Take violent scenes. Is the focus on torn bodies and how much blood there is, or is the focus on the scene as a whole and the point of the scene? There may be a situation where your theme or character arc or plot calls for a brutal reveal of some act of violence, but normally the situation will not call for graphic details. We generally don’t need to see vultures tearing at the dead in great detail. Having them flap into the air as the character approaches is generally enough to bring your point across unless there is a reason for you to paint the picture as starkly as possible. A touch of subtle subtext will bring the horror and power of the scene across much better than a blatant description in any case.
Then there is cursing. There has been plenty of debate on this, and maybe one day I’ll write an article on it. In fantasy, or even my futuristic stories, I’ll make up exclamations for some characters to use (if it fit with them and their situation—Haydn in Shadows of the Hersweald, for example; one doesn’t need to add these words just for the sake of it). I do, however, avoid using real life swear words for two reasons. One: the audience I write for would not appreciate it, so I am not going to use it. Two: the more I am in contact with certain words, the more they spring to my mind on their own. So I tend to try to not read or watch things with too much swearing in them, not because it bothers me on a personal level (most of the time) but because I don’t want to be thinking those words.
Then there are sensual scenes. There are parts of life that ought to be portrayed and included, if need be, for the theme of the book—be it showing the horrors of war or depravity of a character or a society so one is better able to mirror the light with the darkness. At the same time, some things don’t need a lot of detail. Even if characters are married, I don’t need details of everything they do beyond a kiss or an embrace (and I don’t need half a page describing a kiss. Please). Implications, yes, but most of the scene is generally best left to the reader’s imagination. Showing a character leaving a bed chamber in the morning, or perhaps slipping into bed at night is as far as I’d probably go.
Finally, something that most Christians would agree black. Witchcraft. There are also ‘dark’ religions in a fantasy world or almost any kind of detailed pagan or unchristian rituals. While a dark or otherwise unchristian religion might be part of a story, and while some scenes might even be shown involving said religion, I don’t think it’s or wise to go into deep details about rituals. This is especially true when you’re writing about something that is real as opposed to a fantasy, and even more when dealing with satanic cults. Researching such things for accuracy will do little to contribute in keeping your mind on that which is pure and holy, and the same applies to those reading the scenes. I’m not saying to gloss over it. You want to show evil in its full darkness, but at the same time, remember your focus in writing. Your focus should be the light. Yes, darkness will be present. But details of gruesome rituals are not necessary, and neither opening one’s self to all the details of spiritual darkness.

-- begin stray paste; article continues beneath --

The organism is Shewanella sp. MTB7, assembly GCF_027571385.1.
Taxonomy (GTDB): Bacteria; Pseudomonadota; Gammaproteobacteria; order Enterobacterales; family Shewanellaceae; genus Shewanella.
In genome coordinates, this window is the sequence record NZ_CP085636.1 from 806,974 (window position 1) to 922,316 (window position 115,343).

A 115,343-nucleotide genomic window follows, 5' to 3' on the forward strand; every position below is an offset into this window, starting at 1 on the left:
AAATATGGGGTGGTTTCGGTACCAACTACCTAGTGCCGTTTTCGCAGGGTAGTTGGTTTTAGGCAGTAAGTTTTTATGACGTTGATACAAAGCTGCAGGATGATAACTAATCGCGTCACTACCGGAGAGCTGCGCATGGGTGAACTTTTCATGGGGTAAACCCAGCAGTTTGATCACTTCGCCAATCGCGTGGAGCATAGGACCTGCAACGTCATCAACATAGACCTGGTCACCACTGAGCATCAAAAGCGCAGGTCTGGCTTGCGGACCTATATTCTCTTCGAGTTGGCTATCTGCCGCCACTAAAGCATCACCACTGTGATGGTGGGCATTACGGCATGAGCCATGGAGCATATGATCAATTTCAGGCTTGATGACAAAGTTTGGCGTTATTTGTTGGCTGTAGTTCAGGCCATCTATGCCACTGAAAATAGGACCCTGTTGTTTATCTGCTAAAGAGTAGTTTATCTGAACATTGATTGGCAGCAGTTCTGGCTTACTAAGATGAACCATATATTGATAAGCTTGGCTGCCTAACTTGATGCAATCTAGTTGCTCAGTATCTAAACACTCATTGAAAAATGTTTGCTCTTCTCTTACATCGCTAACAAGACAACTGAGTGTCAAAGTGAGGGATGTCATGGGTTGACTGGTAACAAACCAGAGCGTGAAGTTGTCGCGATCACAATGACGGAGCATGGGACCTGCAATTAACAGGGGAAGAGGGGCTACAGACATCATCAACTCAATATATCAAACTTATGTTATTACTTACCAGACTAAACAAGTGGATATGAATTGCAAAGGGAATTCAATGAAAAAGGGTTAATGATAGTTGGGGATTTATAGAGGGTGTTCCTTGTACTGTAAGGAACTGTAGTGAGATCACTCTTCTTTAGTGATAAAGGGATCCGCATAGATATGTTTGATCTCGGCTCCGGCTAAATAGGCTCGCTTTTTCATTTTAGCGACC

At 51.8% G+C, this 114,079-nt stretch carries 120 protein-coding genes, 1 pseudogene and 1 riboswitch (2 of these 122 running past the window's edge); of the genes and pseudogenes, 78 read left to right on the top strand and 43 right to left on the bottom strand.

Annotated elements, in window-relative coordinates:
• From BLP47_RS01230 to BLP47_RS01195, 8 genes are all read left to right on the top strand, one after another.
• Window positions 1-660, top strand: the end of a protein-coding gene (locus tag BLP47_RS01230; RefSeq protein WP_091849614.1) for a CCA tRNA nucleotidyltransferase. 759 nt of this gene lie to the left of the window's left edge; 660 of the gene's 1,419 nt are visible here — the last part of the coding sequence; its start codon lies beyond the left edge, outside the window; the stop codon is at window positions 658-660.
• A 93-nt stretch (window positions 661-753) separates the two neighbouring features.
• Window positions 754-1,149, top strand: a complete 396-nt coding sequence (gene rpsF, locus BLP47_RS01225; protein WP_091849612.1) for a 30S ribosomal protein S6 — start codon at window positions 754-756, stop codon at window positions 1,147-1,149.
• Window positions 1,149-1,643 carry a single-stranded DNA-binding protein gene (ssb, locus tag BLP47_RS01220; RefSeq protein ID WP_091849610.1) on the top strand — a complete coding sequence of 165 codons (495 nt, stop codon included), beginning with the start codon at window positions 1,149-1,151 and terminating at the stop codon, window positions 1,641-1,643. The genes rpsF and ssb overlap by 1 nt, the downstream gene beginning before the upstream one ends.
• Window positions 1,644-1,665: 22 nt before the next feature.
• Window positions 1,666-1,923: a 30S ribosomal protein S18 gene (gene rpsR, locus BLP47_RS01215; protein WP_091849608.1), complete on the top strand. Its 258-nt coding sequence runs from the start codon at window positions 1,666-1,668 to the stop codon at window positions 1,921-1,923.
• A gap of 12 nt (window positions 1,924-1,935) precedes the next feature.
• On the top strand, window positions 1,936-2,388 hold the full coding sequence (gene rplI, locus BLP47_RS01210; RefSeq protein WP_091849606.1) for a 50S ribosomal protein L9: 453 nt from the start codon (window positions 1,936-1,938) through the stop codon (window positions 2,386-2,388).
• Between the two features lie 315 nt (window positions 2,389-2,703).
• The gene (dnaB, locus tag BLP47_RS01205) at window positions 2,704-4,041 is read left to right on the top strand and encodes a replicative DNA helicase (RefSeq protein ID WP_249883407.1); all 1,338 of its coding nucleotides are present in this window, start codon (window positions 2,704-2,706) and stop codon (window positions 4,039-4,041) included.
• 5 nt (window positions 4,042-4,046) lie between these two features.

Remember your focus
You want to write for the glory of God. This doesn’t mean writing fuzzy clean fiction that never touches on sin or evil. This means portraying the good and the bad for what they are and showing the power of the truth. At the same time, you don’t want a book that is crass and full of filth.
In the end, there really aren’t many hard and fast lines I can draw across every author’s writing about how much of something should be added in a story. Some of it will be a matter of personal conviction, such as my own stand on swearing and dark religions. Some things will depend on circumstances of the book and the age range of the readers.
What there is no question about, is that you do need to show the darkness of the world in your stories if you wish to bring across the light in all its power. Show what evil is, what it does, how it harms others, and how the hope and the light can shine through all the brighter. And above all, as you write, remember where your focus lies.